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Follow Ibsen’s footsteps through Norway

Walk in Ibsen’s footsteps, and experience the same small villages, the local food and drinks, and the majestic nature that inspired Ibsen’s Peer Gynt.

Your inspirational route

Henrik Ibsen travelled through Norway in 1862, searching for inspiration to write through collecting myths and folktales from the Norwegian people. This journey was the inspirational source for several of his most known pieces. Have a closer look at Ibsen’s route on Google Maps.

Follow Ibsen’s footsteps on this suggested route with your own vehicle or by public transport. Even though you can travel this journey by public transport it is recommended that you drive your own vehicle, as it makes you more flexible and time efficient. The journey in Ibsen’s footsteps is described with suggestions to public transport, and who you should contact for information on bus and train schedules.

Take note that this journey can only be done during the summer season, due to mountain passages that close during winter season.

Through the journey described, you will get suggestions to activities and recommended accommodation. At the same time you will get suggestions to see and do what Ibsen himself did, so that your journey will be as authentic as possible.

The journey also includes the most authentic version of the well-renowned Norwegian theatre play "Peer Gynt" at Gålå. You can experience the theatre when you accommodate in Lillehammer or the Gudbrandsdalen valley, or on your way back from the round-trip in Norway.

Ibsen travelled the inspirational route in Norway from 24 June to around 12 August, but he had to travel by train, boat, cariole and by foot. With your own vehicle or by public transport you should plan for a journey over 10 days, but you could choose to spend more or less time at the different destinations.

Skibladner

Skibladner
Maihaugen

Maihaugen, Lillehammer

Departure from Oslo

Ibsen travelled through Eidsvoll on his way to Lillehammer. Eidsvoll is a very important place in Norwegian history with a museum worth to visit.

On 10 April 1814, 112 representatives from all over Norway were gathered at Eidsvoll Verk to frame the Constitution of Norway. It was finished on 17 May the same year. The buildings have been well preserved, and it is now a museum where you can experience the Eidsvoll House - the house where one of the most important parts of the Norwegian history took place.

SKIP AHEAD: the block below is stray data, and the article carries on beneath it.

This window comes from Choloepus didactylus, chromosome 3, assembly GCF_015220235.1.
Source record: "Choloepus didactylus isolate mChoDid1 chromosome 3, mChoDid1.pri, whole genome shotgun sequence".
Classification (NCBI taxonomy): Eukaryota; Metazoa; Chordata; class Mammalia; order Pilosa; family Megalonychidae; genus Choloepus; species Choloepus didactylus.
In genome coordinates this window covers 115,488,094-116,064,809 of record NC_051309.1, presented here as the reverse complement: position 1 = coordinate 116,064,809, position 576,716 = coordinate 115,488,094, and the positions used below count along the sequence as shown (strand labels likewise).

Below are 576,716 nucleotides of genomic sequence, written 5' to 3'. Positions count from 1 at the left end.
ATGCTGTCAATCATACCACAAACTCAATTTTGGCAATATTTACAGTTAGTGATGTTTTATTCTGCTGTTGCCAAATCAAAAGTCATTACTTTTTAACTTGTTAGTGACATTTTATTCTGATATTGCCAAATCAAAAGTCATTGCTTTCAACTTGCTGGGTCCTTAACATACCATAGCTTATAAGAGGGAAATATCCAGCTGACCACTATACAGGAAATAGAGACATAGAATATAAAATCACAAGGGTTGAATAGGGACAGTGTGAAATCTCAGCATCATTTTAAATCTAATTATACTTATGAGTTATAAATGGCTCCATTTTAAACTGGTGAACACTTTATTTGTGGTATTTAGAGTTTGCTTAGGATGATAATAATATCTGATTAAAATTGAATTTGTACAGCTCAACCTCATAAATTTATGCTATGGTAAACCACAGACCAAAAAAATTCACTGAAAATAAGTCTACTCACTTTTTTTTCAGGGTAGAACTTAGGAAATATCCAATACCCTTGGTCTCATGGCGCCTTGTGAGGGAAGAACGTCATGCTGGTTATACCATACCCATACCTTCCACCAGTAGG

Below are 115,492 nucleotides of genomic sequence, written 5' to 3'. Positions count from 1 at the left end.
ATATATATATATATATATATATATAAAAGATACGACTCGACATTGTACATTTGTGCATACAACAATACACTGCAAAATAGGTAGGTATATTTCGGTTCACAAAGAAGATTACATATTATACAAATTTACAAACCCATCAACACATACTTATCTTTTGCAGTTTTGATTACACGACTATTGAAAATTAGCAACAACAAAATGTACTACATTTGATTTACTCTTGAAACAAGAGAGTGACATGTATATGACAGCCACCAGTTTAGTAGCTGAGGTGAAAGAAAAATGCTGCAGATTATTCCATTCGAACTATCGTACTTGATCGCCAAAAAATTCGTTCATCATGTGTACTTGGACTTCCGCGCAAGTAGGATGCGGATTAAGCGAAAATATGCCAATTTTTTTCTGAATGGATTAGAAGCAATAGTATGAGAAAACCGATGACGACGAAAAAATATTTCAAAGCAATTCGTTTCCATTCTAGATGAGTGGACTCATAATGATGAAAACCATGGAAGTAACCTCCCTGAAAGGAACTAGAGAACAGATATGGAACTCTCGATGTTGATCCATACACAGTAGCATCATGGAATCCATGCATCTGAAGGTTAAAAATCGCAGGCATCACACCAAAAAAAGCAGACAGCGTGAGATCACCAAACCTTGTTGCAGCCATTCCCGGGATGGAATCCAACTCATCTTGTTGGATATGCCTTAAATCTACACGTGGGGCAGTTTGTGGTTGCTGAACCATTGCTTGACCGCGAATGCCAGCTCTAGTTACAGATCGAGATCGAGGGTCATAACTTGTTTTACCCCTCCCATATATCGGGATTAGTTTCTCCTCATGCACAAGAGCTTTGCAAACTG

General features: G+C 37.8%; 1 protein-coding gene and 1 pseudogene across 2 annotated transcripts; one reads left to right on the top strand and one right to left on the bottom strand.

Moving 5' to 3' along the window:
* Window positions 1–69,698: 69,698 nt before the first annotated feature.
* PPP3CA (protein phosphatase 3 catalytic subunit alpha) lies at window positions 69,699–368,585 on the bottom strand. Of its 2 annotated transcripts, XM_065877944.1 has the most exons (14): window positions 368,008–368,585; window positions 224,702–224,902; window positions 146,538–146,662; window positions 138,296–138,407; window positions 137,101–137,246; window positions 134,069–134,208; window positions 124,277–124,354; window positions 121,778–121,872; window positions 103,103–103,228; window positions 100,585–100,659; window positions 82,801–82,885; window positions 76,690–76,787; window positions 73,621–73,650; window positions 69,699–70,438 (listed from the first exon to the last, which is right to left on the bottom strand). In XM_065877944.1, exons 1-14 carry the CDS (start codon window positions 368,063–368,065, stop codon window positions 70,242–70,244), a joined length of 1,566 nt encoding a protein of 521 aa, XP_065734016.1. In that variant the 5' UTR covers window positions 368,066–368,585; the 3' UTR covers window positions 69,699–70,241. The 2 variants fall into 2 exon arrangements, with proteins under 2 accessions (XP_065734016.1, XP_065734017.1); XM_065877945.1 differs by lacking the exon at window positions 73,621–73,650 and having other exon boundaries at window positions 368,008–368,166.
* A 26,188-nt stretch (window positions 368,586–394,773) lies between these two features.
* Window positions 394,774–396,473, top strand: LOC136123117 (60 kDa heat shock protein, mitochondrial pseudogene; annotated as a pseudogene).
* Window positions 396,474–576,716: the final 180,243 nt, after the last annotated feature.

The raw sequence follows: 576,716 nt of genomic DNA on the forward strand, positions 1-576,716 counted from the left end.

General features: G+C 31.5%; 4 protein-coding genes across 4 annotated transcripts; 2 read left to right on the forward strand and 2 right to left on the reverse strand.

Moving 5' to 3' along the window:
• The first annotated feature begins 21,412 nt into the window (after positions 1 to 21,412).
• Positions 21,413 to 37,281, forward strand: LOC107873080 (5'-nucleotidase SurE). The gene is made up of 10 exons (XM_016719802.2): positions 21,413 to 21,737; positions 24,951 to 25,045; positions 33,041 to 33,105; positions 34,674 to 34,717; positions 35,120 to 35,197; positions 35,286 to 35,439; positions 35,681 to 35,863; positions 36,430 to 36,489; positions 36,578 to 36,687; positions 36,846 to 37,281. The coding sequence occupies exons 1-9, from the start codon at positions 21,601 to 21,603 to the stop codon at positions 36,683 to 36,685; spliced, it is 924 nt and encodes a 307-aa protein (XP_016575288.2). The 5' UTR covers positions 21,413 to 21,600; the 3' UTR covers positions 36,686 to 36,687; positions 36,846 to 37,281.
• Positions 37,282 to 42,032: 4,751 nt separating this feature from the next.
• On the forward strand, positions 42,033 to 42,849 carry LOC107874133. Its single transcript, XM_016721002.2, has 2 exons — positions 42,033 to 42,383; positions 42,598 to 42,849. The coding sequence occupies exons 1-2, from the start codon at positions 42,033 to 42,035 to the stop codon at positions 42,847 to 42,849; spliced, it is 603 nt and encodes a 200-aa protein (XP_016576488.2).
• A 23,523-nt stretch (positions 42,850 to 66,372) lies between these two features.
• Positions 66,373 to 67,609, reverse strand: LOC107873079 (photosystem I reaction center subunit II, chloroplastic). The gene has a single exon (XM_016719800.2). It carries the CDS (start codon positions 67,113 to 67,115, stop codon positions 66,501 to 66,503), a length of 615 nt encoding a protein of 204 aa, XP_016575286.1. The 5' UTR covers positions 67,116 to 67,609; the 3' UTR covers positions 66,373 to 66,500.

Travel with the Norwegian State Railway (NSB) from Oslo central station or Oslo International Airport to ”Eidsvoll verk”. The museum is approximately 1,5 kilometres from the railway station.

From Eidsvoll to Lillehammer with paddle steamer

Ibsen travelled to Lillehammer by steamboat. This is still possible today, with the world’s oldest preserved paddle steamer "Skibladner". On the boat you will experience the same view as Ibsen did, and you can choose to enjoy traditional Norwegian food as you travel up beautiful Mjøsa river. 

To get to Lillehammer you need to take 2 different boats, and the entire journey is time consuming. If you wish to shorten the time on this part, enjoy the paddle steamer from Eidsvoll to Hamar, and then take the train from Hamar to Lillehammer. If you drive your own vehicle, you could enjoy the paddle steamer from Eidsvoll to Hamar, and return to Eidsvoll by train to pick up your car.

A night in Lillehammer

Ibsen spent one night in Lillehammer before he continued his travel. Today, Lillehammer has much to offer travelling tourists. 

Visit the historical museum Maihaugen. With 200 buildings from as far back as year 1600, you can experience how Norwegians have lived through centuries. The museum offers activities for the entire family during the summer season.

During the Peer Gynt Festival period you can join a guided tour on Maihaugen and experience the Norwegian culture that inspired the three masters of art; Ibsen, Grieg and Munch, and their connection to the Gudbrandsdalen valley and Peer Gynt.

If you want to travel the way Ibsen did, walking is what you want to do. The walking street in Lillehammer is world renowned, with many cafes, stores and a relaxed vibe. To experience some of the most beautiful parts of Lillehammer, go hiking up the Mesna river, or walk or take the elevator up the Lillehammer ski-jump for the best view of the city.

Ibsen went fishing, which you also can do. Contact the tourist information office at Lillehammer Station to get information on where you can go fishing in Lillehammer.

For local and Norwegian food, visit Lillehammer Brewery. This brewery has an exiting menu with moose meat and locally caught fish, and a wide range of home-brewed beers.

Lillehammer could also be your base for the Peer Gynt Festival experience. Most hotels in Lillehammer offer package tickets with accommodation, transport and tickets to the Peer Gynt Festival. There is also a festival bus departing from hotels in Lillehammer, Øyer and Skei.

Recommended accommodation: Mølla Hotell, which was originally an important mill and granary in Lillehammer from 1863, but was rebuilt into a hotel for the Winter Olympics in 1994.

From Lillehammer to Øyer